"Crisis Mode": State Super Says Schools Are In Danger

By: Lauren Zakalik Email
By: Lauren Zakalik Email

Very few have ever compared running a school to running a car company.

But State Superintendent of Schools Mike Flanagan says the similiarities right now are frightening.

"Going into bankruptcy, the GM chairman said 'This is beyond urgent, this is now.' It's the same thing with failing schools. If we don't get all our kids on higher levels of achievement quickly, we're going down. We won't exist," Flanagan says.

Education expert Sharif Shakrani of MSU takes the analogy a step further.

"We should apply the same restructuring at GM, Chrysler and Ford as at the failing schools," Shakrani says.

Why the need now for such urgency? Because so many of Michigan's schools aren't reaching adequate yearly progress, or AYP.

It's an institutional problem at this point, Flanagan says, one that no amount of money can fix.

"I could make a case where money, heck, it could buy smaller class sizes. But there is no money, and there's going to be less money, so suck it up and get ready to move on," he says.

So they're finding other fixes.

Experts say if schools continue to fail year after year, one thing that could be explored would be turning them into charter schools.

Sen. Majority Leader Mike Bishop, (R) Rochester, and Sen. Wayne Kuipers, (R) Holland, introduced legislation Thursday that would allow parents and teachers the ability to take over failing schools and turn them into "neighborhood" public schools.

Rep. Tim Melton, (D) Pontiac, has introduced similar legislation to turn failing schools into charter schools in the House.

"I'd be in favor of any alternative to the existing failing school, whether it's a neighborhood school or a charter school. The bottom line is the school needs to close if it's failed for that long," Flanagan says.

"What I know is if you don't do anything, they will continue to fail fail these kids being served," Shakrani says.

Should Failing Traditional Schools Be Turned Into Charter Or Neighborhood Schools?

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  • by Anonymous on Jun 13, 2009 at 05:02 AM
    Either socialist gov is comming soon,or the complete fall of the USA is going to happen.No jobs collect no tax money.Since so many jobs have went overseas and the gov allowed it what can we expect.Yet with so many jobs gone many are joining the armed forces.See where thats headed?Schools will get cuts,as the way it's headed,ONLY RICH WILL STAND A CHANCE.
  • by Anonymous on Jun 12, 2009 at 07:00 AM
    When organizations are run on politics they fail. If they are run with a mission, they thrive.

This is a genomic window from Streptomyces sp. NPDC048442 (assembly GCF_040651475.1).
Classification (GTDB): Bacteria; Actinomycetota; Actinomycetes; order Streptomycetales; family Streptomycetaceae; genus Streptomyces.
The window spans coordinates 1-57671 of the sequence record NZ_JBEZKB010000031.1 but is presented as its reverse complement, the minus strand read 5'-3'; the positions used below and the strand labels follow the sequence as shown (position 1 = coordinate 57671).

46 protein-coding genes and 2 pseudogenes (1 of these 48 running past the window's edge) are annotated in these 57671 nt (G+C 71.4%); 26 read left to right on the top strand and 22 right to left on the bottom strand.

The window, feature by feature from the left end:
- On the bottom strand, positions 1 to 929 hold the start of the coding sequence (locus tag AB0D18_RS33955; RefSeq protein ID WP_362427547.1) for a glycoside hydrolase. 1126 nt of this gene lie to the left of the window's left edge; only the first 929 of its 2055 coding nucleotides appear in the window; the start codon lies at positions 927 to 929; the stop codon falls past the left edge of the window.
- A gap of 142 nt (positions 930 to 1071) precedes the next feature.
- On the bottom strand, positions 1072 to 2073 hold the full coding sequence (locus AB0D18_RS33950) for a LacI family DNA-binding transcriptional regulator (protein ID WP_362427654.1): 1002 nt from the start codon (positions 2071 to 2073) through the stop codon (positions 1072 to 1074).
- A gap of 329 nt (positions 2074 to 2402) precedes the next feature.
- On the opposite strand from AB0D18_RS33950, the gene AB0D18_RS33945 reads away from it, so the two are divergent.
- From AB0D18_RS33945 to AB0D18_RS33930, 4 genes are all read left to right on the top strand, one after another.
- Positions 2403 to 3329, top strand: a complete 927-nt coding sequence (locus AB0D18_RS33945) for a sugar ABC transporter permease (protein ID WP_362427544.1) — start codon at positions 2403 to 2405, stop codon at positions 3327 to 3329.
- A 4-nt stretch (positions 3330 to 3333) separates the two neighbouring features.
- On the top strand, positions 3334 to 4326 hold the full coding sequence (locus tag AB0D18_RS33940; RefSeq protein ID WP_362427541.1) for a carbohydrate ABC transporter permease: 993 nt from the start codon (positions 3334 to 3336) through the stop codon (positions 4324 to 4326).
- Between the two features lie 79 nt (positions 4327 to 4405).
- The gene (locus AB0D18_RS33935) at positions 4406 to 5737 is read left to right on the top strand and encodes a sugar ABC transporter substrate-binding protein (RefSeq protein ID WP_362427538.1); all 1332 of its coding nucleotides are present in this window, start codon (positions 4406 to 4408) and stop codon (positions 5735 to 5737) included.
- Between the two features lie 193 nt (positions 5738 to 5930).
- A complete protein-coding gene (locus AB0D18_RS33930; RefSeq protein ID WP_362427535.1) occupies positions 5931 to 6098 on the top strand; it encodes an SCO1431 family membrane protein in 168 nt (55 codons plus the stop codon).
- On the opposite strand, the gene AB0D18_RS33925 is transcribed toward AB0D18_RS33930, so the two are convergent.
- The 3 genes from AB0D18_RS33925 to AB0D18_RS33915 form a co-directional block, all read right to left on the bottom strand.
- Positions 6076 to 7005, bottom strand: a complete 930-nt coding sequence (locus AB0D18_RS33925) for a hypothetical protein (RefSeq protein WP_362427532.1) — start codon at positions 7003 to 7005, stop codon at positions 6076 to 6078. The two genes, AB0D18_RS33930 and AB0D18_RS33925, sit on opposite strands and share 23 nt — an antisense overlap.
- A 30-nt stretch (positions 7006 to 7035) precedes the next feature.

• by a teacher Location: mid-michigan on Jun 11, 2009 at 05:41 PM
    Bravo to the resident! There is much more going on than what happens between the four walls of a school building 9 months a year. You've hit the nail on the head. We have to find a way to engage families, and families need to see the urgency and become involved in their child's education. As far as the anonymous post, I'm not sure how vouchers will improve public schools. This could cause a "brain drain" leaving the most challenging kids in the public school system...and helping noone. Additionally, you should check out state regulations for homeschooling. It is a joke!
  • by Keith Location: Lansing on Jun 11, 2009 at 04:46 PM
    Exactly, Local Resident! You hit the nail on the head. What is the difference between Detroit Schools and say Bloomfield Hills or Okemos Schools? Parents investing in their children and valuing education.
  • by Melanie Location: Dewitt on Jun 11, 2009 at 04:06 PM
    Any suggestions by legislators, or State School Superintendent that we should turn our schools into charter schools tells me one thing. THEY"VE GIVEN UP! There is no other reason why they'd scare the public with talk of bankruptcy and turning them to charter schools. If the state of Michigan would stop giving tax cuts to everyone who starts a business here and stays for a year, we might have revenue to keep the schools going. The fact that a Governor would set the crazy standards she has, then cut funding to the same schools shows education is last on the list. You can't ask more of someone then give them less to achieve it, it doesn't work. Roll up the sleeves, look at the budget, and truly cut in areas where you can. Then knock on the Governors door and show her the bill for the remainder of the budget. Just giving up is not an option when you are talking about a child's education and future.
  • by Anonymous on Jun 11, 2009 at 03:28 PM
    If you give vouchers to anyone to go to private schools or home schools, you will see a dramatic improvements in these schools.
  • by Local Resident on Jun 11, 2009 at 03:06 PM
    I am curious when the state is going to start working on parents and families to support their students? Many of these children, and their schools, are failing because students come to school and they are not ready to learn. They don't know how to behave in a classroom, they have not been read to or exposed to books, they are not fed, they move two or three times in a year, and their parents do not value education. I agree that our schools need work, but so do our families. Until our students come to school ready to learn, and with a family that values learning, we cannot move forward.
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